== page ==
Glenn Bernbaum, Our Years at Mortimer’s
“There’s nothing the rich like better than a bargain.”
Glenn Bernbaum, Our Years at Mortimer’s
Image Credit: Our Years at Mortimer's
“Most men—it is my experience—are neither virtuous nor scoundrels, good-hearted nor bad-hearted. They are a little of one thing and a little of the other and nothing for any length of time.”
Robert Graves, Claudius the God
Mortimer's, on Manhattan's Upper East Side, was the society restaurant of the 1980s and 90s. Glenn Bernbaum, the famed restaurant's proprietor, was more important to the restaurant's success than any dish that came out of its kitchen. He understood the essential recipe for a restaurant's success is understanding its clientele. Mortimer's was cozy and clubby, and its menu harkened back to the comfort foods one recalled from childhood. Moreover, the prices were reasonable, which appealed to the old money types who so enjoyed eating there. Per Bernbaum, "There's nothing the rich like better than a bargain."
In fact, Mortimer's was so understated that Hollywood did not get it. Dominick Dunne fictionalized Mortimer's in his best-selling novel People Like Us. When the book was adapted into a mini-series, its producers felt the Mortimer's look was all wrong for the series. According to Dunne, "They wanted something grander, not getting it, that the lack of grandeur was the very point of it." Bernbaum laughed when he heard this. He had more pressing issues anyway, such as addressing the Secret Service's request that then-First Lady Nancy Reagan not be seated in a window table, or wondering how to eject Brooke Astor from Jacqueline Onassis's favorite table when she called requesting it.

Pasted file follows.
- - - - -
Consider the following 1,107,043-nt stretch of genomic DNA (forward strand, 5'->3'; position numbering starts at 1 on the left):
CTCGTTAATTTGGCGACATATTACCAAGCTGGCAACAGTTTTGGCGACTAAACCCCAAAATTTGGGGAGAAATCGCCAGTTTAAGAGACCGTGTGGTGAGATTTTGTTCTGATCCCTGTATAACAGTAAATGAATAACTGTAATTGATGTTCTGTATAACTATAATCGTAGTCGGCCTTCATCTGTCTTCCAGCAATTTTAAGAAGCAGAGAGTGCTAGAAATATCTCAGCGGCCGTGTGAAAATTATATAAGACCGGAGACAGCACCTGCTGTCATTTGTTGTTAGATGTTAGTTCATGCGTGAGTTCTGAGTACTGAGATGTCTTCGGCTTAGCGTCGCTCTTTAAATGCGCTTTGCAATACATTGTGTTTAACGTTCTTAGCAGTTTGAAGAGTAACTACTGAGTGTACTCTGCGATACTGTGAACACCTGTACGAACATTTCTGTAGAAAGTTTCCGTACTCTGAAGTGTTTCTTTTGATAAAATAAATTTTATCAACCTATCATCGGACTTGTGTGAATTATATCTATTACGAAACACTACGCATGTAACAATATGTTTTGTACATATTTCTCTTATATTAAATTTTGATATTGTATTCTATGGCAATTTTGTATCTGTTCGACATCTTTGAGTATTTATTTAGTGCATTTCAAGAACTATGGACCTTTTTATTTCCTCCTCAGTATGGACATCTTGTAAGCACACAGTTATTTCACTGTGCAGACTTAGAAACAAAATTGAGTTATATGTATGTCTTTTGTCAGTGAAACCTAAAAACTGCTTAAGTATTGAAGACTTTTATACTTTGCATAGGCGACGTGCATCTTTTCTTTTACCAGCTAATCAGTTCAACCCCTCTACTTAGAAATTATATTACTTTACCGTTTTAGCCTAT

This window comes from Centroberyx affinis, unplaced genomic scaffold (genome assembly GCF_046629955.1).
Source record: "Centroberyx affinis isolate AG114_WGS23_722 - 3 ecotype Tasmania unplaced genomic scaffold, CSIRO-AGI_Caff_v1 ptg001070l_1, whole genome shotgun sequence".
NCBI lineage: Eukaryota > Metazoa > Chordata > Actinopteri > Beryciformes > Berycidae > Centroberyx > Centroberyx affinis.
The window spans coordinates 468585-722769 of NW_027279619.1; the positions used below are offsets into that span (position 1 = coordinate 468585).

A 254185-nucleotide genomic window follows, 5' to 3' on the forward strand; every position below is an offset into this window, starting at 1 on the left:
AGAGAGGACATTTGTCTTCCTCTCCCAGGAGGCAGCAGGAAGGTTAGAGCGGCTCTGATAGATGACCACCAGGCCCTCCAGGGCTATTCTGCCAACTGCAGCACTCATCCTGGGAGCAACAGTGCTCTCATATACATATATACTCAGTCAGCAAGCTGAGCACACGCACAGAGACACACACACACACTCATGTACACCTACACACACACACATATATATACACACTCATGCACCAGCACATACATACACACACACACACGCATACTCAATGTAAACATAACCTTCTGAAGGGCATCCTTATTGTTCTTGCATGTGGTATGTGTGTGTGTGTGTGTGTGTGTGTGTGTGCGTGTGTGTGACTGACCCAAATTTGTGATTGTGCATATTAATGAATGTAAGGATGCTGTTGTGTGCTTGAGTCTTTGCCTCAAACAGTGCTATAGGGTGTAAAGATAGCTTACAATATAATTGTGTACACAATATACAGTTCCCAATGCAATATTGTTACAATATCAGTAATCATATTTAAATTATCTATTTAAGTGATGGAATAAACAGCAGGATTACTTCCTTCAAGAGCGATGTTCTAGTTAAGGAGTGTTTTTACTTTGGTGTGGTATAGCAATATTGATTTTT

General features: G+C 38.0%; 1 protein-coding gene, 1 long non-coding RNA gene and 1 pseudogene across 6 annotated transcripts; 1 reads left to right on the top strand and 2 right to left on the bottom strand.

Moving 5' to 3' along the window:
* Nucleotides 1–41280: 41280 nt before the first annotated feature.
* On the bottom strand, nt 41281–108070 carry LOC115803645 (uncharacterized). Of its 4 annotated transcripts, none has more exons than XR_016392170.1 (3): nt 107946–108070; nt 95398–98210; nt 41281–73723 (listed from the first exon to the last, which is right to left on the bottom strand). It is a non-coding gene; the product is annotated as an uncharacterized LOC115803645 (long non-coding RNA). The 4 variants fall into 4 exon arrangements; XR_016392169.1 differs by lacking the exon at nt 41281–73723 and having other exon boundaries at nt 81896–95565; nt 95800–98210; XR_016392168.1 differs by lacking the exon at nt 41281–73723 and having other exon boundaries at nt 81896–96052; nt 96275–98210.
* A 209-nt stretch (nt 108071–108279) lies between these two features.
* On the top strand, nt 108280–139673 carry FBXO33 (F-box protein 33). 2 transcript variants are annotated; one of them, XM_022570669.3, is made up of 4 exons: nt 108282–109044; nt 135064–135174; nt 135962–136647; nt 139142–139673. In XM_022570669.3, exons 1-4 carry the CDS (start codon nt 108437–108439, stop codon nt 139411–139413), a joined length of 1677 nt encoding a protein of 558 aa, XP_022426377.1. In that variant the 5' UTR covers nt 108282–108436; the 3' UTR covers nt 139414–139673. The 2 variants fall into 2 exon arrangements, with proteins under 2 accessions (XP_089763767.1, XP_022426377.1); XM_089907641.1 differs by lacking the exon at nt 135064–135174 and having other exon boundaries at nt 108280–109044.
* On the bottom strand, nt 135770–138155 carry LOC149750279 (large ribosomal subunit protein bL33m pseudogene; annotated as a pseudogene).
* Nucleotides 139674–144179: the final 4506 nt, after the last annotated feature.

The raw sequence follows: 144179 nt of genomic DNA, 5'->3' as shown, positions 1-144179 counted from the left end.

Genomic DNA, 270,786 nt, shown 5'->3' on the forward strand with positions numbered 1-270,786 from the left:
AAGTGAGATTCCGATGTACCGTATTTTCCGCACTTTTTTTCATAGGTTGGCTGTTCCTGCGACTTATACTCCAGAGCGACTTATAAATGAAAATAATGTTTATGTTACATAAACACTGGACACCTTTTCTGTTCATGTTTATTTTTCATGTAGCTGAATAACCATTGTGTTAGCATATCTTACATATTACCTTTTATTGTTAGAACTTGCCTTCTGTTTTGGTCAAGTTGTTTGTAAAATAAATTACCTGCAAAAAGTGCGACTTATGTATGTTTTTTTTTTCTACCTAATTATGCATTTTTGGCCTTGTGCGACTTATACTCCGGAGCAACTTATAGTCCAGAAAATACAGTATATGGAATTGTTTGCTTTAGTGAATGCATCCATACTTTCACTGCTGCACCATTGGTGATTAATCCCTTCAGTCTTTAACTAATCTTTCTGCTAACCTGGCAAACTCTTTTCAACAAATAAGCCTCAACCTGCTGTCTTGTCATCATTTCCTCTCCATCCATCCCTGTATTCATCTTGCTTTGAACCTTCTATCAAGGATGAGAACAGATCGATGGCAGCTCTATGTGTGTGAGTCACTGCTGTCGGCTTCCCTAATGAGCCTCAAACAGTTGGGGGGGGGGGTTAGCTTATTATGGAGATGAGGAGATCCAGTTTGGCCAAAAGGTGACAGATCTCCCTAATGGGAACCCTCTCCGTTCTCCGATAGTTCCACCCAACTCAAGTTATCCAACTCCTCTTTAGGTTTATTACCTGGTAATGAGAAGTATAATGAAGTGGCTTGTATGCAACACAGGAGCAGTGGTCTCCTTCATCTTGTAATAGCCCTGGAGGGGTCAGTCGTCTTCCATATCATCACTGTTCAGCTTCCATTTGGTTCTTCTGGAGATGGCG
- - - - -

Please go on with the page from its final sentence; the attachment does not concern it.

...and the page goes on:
Bill Blass was an early fan. In his memoir, Bare Blass, however, he noted, “It would be putting it mildly to say that Glenn didn’t show a great deal of democracy in his choice of whom he wanted in his restaurant. He discouraged any gentleman from having a table of men, lest the restaurant became known as a gay hangout." Never mind that Bernbaum was himself gay. "It was an extreme form of self-denial that none of us could fathom," wrote Blass.
Yet, it would be a mistake to label Glenn Bernbaum a homophobe. He was capable of great courage in the opposite direction. A case in point was when he redeemed himself by:
The answer is after the JUMP.